Saint Regis Mohawk Tribe reacquires 240 acres of 1796 Treaty Land

Tribal Council Seeks Collective Benefit for Akwesasne Community

News Release

Saint Regis Mohawk Tribe

AKWESASNE — The Saint Regis Mohawk Tribe announced it has reacquired 240 acres that was set aside for the Akwesasne Mohawk community by a 1796 federal treaty with the Seven Nations of Canada. The purchase of the former Horst Wuersching Property closed today for the price of $1,667 per acre ($400,000 total) and now clears the way for the land to be used for the collective benefit of the Tribe and all Mohawks of Akwesasne.

The 240-acre property is in the heart of the Akwesasne community and is located south of Route 37 and runs along Route 37C. The property is contiguous to 609 acres that were purchased by the Saint Regis Mohawk Tribe in 2010. Both properties are located within what is commonly referred to as the “Hogansburg Triangle.”

The parcel contains a large stand of conifer trees, an open expanse of fields, and primarily sits on a high elevation. As a result, it provides an ideal location for community housing and other development projects, as well as habitat for birds and other wildlife.

“It has been a goal of our people for many generations to reacquire our reservation lands that were illegally lost between 1816 and 1845,” stated Tribal Chief Eric Thompson. “This purchase places control of these lands back under our jurisdiction, so it can be managed and preserved for the long-term interest of our rapidly-growing community,” Chief Thompson added.

Prior to final purchase, a Phase 1 environmental assessment was conducted, as well as a cultural assessment by the Tribal Historic Preservation Office. Tribal Council also provided a notice of intent for the proposed purchase with tribal membership at the July 2018 Monthly Meeting and engaged community members on social media for feedback.

“We feel this purchase is in the best interest of Akwesasne for the generations to come,” stated Tribal Chief Beverly Cook. “Our community continues to grow and our tribal properties continue to be developed. Affordable housing will be our primary objective as we seek to develop these lands in conjunction with the Akwesasne Housing Authority and the Home Improvement Program.”

In March 2009, the Tribe developed the Akwesasne Comprehensive Community Development Plan that engaged community members on their future vision for Akwesasne. It included the community’s aspirations and strategic direction for future development in all areas of community life; such as health services and social programs, land use and the environment. More importantly, it identified planned growth and the need to reacquire lands for the purpose of family housing.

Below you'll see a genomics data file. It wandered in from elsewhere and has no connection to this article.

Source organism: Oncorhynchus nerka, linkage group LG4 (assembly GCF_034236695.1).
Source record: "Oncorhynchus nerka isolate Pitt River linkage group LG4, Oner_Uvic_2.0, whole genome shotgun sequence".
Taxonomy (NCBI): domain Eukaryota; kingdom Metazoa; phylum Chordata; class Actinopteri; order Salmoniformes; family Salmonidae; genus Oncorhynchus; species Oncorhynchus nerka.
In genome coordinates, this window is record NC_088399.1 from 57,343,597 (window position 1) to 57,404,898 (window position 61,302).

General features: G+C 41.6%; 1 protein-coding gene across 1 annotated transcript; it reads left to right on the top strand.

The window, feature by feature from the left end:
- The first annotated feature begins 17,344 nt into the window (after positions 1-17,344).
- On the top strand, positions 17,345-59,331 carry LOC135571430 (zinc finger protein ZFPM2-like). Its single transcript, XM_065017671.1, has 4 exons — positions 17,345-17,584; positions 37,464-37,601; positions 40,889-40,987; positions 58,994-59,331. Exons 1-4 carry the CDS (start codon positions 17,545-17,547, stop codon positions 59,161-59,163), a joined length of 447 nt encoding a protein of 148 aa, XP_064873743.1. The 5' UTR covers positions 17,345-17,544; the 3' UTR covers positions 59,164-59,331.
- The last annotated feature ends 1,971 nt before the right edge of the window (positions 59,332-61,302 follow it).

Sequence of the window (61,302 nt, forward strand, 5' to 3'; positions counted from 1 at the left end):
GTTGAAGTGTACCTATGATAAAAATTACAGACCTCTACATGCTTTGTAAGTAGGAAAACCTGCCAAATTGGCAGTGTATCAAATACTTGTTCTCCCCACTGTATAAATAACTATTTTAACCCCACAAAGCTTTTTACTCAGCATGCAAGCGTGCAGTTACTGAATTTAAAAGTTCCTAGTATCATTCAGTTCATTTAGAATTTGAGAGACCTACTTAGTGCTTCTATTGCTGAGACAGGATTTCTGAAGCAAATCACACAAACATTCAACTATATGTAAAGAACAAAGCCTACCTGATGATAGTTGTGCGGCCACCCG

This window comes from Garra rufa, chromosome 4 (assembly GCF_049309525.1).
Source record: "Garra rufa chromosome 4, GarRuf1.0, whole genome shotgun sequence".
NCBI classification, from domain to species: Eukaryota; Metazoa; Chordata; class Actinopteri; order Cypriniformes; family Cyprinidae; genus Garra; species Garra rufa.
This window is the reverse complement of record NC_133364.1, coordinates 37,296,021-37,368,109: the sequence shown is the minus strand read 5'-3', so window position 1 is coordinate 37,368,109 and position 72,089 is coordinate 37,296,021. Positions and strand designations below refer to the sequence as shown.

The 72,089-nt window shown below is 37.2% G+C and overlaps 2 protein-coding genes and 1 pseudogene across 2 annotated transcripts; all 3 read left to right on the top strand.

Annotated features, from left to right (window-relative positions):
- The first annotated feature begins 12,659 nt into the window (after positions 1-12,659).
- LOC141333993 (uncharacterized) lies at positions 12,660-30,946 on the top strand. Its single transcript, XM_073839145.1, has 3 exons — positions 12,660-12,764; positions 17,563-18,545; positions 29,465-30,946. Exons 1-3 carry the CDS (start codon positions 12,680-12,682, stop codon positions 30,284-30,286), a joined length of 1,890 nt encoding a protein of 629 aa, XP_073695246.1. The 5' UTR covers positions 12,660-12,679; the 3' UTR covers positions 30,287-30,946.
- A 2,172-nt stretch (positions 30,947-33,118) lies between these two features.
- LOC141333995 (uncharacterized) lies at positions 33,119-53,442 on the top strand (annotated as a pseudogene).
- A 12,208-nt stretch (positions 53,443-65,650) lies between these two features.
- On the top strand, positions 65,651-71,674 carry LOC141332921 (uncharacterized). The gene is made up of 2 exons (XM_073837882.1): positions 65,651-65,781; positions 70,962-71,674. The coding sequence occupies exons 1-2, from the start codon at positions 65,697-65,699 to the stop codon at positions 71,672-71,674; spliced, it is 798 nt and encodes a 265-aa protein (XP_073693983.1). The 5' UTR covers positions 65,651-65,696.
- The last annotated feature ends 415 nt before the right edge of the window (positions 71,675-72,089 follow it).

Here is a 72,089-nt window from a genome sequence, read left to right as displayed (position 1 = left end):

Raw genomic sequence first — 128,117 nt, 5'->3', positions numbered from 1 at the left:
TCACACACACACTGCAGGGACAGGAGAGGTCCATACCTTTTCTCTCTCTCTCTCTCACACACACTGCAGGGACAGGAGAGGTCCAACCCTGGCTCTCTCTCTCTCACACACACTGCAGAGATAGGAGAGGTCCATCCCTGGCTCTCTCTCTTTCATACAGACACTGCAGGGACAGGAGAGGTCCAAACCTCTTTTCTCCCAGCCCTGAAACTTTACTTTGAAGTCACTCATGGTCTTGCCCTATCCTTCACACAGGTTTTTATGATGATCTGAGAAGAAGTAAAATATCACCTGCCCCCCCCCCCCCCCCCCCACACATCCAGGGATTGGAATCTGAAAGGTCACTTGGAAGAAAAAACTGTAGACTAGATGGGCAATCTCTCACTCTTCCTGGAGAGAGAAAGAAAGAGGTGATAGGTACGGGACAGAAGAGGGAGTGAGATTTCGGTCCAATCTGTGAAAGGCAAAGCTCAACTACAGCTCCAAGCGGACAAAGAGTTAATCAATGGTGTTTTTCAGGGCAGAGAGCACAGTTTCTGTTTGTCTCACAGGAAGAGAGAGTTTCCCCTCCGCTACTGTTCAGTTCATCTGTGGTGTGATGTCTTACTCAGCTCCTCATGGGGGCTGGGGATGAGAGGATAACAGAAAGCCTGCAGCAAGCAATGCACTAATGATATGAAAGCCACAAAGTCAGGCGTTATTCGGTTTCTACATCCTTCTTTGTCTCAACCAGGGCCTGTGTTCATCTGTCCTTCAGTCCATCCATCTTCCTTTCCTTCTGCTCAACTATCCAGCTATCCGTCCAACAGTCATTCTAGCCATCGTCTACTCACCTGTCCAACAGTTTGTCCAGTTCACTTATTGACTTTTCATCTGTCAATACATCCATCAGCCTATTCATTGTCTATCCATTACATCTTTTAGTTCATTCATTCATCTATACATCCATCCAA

“A survey was conducted in developing the Comprehensive Community Development Plan, with elders stressing the need for leadership to ensure that enough land is available for all families and children to live in Akwesasne,” said Tribal Chief Beverly Cook. “It also showed that, given the scarcity of land, the majority of respondents strongly supported using community revenue to purchase acreage for the purpose of a housing development.”

The proposed vision for the 240-acre parcel includes a new Partridge House, a birthing center, a non-denominational gravesite, a recreational park and athletic field, an expansion of the Tribe’s Agricultural Program and its farm, as well as a solar farm that will provide electricity for a mix of single and multi-family housing units. It will also include an extension of Cook Road and the placement of a traffic light at its intersection with Route 37 for increased public safety.

“This is a tremendous opportunity to move forward and fulfill our community’s long-term vision for an expanded land base in the most cost efficient manner,” said Tribal Chief Michael Conners. “It won’t happen overnight, but in time the land will allow the Tribe to improve its services through a new Partridge House and space for cultural activities, as well as the ability to provide suitable and affordable housing for coming generations.”

The Tribal Council stated their commitment to working with all stakeholders to develop the land over time for the greatest possible benefit for all Akwesashró:non. Tribal Council also acknowledged individuals, "who through their own efforts and sacrifice, as well as their families, advanced our community’s desire to expand our people’s land base through the reacquisition of treaty lands."

The Saint Regis Mohawk Tribal Council is the duly elected and federally recognized government of the Saint Regis Mohawk People

Comments
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Eamonn1
Eamonn1

Great to read this. I have been interested in this reacquiring of Indian lands wrongfully taken since when I first read Bruce Clarke's 'Justice in Paradise' many years ago.

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